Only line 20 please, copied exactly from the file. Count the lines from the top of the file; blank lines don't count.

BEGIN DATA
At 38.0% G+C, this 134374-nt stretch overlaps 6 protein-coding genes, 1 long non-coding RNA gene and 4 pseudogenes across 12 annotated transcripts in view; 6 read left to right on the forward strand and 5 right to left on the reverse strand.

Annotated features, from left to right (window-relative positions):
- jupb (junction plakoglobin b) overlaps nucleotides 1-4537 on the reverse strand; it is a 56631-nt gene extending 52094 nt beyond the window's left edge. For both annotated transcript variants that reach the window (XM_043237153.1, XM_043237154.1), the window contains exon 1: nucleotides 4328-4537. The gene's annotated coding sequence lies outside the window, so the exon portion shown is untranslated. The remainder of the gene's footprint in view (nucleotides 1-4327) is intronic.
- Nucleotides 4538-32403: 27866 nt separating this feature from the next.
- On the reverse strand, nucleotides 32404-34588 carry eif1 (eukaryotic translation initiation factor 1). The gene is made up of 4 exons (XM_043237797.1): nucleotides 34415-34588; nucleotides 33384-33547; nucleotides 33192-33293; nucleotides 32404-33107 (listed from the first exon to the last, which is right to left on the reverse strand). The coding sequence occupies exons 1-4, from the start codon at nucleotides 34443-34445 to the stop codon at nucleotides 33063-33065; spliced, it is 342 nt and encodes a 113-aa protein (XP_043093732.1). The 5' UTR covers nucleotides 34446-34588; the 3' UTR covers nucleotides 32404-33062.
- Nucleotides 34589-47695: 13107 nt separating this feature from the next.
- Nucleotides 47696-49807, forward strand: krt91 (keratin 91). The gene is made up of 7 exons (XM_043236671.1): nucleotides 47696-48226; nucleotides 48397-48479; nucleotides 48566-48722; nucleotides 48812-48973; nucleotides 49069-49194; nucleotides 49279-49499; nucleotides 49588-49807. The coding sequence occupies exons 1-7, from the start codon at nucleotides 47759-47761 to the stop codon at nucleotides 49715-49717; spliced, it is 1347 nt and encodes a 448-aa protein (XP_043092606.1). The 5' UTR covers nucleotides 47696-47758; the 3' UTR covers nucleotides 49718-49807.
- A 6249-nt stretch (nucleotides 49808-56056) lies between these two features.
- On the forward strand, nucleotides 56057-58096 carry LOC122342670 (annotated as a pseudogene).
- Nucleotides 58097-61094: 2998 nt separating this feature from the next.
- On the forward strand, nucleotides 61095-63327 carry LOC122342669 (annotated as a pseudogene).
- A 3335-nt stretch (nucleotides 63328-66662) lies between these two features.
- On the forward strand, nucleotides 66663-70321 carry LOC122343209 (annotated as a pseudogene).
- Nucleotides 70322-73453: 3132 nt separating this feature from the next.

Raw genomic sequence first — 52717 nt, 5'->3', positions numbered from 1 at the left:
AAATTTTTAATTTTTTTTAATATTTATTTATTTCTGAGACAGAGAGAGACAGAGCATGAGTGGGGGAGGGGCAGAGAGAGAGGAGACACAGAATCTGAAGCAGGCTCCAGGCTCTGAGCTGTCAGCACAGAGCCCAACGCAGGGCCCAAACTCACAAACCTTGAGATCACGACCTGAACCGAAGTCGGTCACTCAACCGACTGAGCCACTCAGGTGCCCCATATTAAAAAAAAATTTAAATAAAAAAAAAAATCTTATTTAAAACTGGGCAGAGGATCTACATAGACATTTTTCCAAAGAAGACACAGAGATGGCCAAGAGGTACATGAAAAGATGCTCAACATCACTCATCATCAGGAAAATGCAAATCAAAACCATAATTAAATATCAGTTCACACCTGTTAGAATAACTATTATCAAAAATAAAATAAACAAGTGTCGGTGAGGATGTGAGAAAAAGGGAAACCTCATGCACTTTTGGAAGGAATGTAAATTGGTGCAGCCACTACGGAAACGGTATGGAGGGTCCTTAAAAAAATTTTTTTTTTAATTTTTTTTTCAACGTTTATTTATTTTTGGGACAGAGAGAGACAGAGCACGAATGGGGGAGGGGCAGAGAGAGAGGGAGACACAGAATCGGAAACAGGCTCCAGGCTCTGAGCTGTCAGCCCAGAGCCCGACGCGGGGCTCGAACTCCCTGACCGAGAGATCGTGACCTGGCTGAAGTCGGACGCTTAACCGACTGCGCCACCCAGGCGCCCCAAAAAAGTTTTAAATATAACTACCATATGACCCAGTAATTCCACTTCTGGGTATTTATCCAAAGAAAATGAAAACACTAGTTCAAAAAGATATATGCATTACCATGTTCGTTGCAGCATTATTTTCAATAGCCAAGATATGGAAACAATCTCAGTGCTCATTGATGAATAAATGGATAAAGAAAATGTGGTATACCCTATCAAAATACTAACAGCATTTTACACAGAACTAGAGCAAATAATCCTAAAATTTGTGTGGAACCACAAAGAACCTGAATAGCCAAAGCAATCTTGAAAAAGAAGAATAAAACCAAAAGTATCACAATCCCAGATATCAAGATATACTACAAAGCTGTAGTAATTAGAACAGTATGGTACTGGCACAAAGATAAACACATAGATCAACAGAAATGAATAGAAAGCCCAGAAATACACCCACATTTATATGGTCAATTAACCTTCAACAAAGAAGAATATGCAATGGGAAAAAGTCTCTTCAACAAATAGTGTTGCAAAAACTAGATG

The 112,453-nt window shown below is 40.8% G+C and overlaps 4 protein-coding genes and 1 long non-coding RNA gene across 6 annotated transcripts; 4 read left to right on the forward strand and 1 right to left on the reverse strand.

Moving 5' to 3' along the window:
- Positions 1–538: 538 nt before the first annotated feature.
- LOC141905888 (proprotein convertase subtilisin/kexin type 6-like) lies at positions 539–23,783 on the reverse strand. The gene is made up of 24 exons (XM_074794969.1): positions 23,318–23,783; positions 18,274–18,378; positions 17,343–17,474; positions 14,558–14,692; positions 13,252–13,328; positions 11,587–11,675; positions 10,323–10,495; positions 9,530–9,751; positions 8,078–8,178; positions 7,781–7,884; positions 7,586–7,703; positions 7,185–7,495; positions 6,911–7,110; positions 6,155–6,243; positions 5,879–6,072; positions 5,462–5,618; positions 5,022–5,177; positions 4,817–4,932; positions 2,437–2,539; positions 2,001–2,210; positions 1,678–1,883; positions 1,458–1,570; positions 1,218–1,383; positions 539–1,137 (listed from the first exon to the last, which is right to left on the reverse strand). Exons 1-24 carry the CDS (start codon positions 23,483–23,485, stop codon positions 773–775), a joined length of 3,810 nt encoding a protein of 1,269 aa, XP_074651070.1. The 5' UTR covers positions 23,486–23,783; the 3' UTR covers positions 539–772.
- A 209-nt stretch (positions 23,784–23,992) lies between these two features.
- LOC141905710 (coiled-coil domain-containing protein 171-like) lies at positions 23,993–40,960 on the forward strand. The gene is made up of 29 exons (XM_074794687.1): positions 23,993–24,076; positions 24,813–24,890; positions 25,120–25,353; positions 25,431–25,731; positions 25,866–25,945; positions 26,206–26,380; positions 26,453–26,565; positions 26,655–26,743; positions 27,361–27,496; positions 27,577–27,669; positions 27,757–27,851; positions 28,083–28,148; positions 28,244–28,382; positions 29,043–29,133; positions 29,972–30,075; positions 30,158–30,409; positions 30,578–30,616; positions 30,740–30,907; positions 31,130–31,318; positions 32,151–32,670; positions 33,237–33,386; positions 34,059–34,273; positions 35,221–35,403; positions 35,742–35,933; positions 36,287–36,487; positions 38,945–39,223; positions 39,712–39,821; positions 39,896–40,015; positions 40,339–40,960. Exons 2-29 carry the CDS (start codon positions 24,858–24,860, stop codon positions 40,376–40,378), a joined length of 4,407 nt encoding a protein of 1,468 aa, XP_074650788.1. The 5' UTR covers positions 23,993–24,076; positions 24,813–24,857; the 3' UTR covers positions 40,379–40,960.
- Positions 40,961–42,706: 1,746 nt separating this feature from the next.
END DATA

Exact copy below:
- LOC141905888 (proprotein convertase subtilisin/kexin type 6-like) lies at positions 539–23,783 on the reverse strand. The gene is made up of 24 exons (XM_074794969.1): positions 23,318–23,783; positions 18,274–18,378; positions 17,343–17,474; positions 14,558–14,692; positions 13,252–13,328; positions 11,587–11,675; positions 10,323–10,495; positions 9,530–9,751; positions 8,078–8,178; positions 7,781–7,884; positions 7,586–7,703; positions 7,185–7,495; positions 6,911–7,110; positions 6,155–6,243; positions 5,879–6,072; positions 5,462–5,618; positions 5,022–5,177; positions 4,817–4,932; positions 2,437–2,539; positions 2,001–2,210; positions 1,678–1,883; positions 1,458–1,570; positions 1,218–1,383; positions 539–1,137 (listed from the first exon to the last, which is right to left on the reverse strand). Exons 1-24 carry the CDS (start codon positions 23,483–23,485, stop codon positions 773–775), a joined length of 3,810 nt encoding a protein of 1,269 aa, XP_074651070.1. The 5' UTR covers positions 23,486–23,783; the 3' UTR covers positions 539–772.